The South African Banking Risk Information Centre (Sabric), on behalf of the banking industry, has released its Card Fraud Stats for 2017, which reflect an overall decrease in card fraud. Debit card fraud decreased by 8.5% while credit card fraud increased by 1%, from R434 million in 2016 to R436.7m in 2017.
Sabric chief executive Kalyani Pillay says that the decrease seen in debit card fraud is due to a reduction in lost and/or stolen and counterfeit card fraud. “Criminals are always adjusting their tactics to take advantage of innovations in the banking landscape. However, our collaborative model ensures that we, together with our banks and partners, are responsive and agile, enabling these crimes to be addressed efficiently and effectively.”
Lost and/or stolen credit card fraud saw a 44.5% increase and accounted for 5.9% of overall gross fraud losses in 2017, with 76.1% of fraud occurring in South Africa. Criminals mostly stole, swopped or installed card entrapment devices at ATMs and then shoulder surfed victims to obtain their PINs.
Last year also saw a significant decrease in counterfeit card fraud, continuing the trend for 2016. Counterfeit debit card fraud saw a decrease of 32.2%, with losses of R65.3m, while counterfeit credit card fraud decreased by 23.2%, with losses of R83.6m. These decreases can be attributed to the robust mitigation strategies implemented by the banks.
Industry statistics indicate that credit card related card-not-present (CNP) fraud is still the leading contributor to gross fraud losses in South Africa, and showed an increase of 7.4% from the previous year, accounting for 72.9% of the losses on SA-issued credit cards. CNP debit card fraud showed a more significant increase of 60.7% due to certain banks allowing online CNP transactions on debit cards.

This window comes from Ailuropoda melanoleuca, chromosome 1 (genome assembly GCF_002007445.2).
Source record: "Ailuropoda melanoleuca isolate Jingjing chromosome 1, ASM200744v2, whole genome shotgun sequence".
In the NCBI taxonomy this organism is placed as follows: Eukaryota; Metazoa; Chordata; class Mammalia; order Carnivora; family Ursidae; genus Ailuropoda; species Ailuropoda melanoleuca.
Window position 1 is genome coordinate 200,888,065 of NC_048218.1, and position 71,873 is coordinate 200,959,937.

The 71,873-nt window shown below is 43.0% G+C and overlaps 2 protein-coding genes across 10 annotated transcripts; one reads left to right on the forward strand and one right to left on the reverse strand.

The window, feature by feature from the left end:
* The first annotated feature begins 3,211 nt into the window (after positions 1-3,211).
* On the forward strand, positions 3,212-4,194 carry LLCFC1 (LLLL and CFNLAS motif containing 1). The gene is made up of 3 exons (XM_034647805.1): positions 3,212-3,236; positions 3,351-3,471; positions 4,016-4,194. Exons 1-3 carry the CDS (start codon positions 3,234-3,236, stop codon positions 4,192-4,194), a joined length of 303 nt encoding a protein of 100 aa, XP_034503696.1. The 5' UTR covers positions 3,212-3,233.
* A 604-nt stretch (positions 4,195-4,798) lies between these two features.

Pillay stresses that bank clients always be vigilant about protecting their personal information. “Always protect your personal information, and do not under any circumstances share PINs, one-time PINs or any other authentication information with anyone. Your bank will never ask you for these.”
Click here to access the Sabric Card Fraud Stats 2017 digital booklet.
Sabric urges you to take the following protective measures to protect yourself:
- Don’t disclose personal information such as passwords and PINs when asked to do so by anyone via telephone, fax or even email.
- Don’t carry unnecessary personal information in your wallet or purse.
- Don’t write down PINs and passwords, and avoid obvious choices like birth dates and first names.
- Don't use any personal identifiable information as a password, user ID or personal identification number (PIN).
- Don’t use internet cafes or unsecure terminals (hotels, conference centers etc.) to do your banking.
- Review your account statements on a timely basis and query disputed transactions with your bank immediately.
- When shopping online, only place orders with your card on secure websites.
- Do not send emails that quote your card number and expiry date.
- Ensure that you get your own card back after every purchase.
- Report lost and stolen cards immediately.
- Destroy your credit card receipts before discarding them.
- Never let the card out of your sight when making payments.
- If you have a debit, cheque and credit card, don’t choose the same PIN for all of them. If you lose one, the others will still be safe.
- Chipped credit cards also require a PIN for transactions at points of sale when paying for goods or services.
- Protect your cards as if they were cash. Never let them out of your sight and ensure that you get them back after every purchase.
- While transacting always keep an eye on the ATM card slot to ensure that your card is not taken out, skimmed and replaced without your knowledge.
- Should your card be retained by an ATM, contact your bank and block your card before you leave the ATM.
- Subscribe to your bank's SMS notification services to inform you of any transactional activity on your account.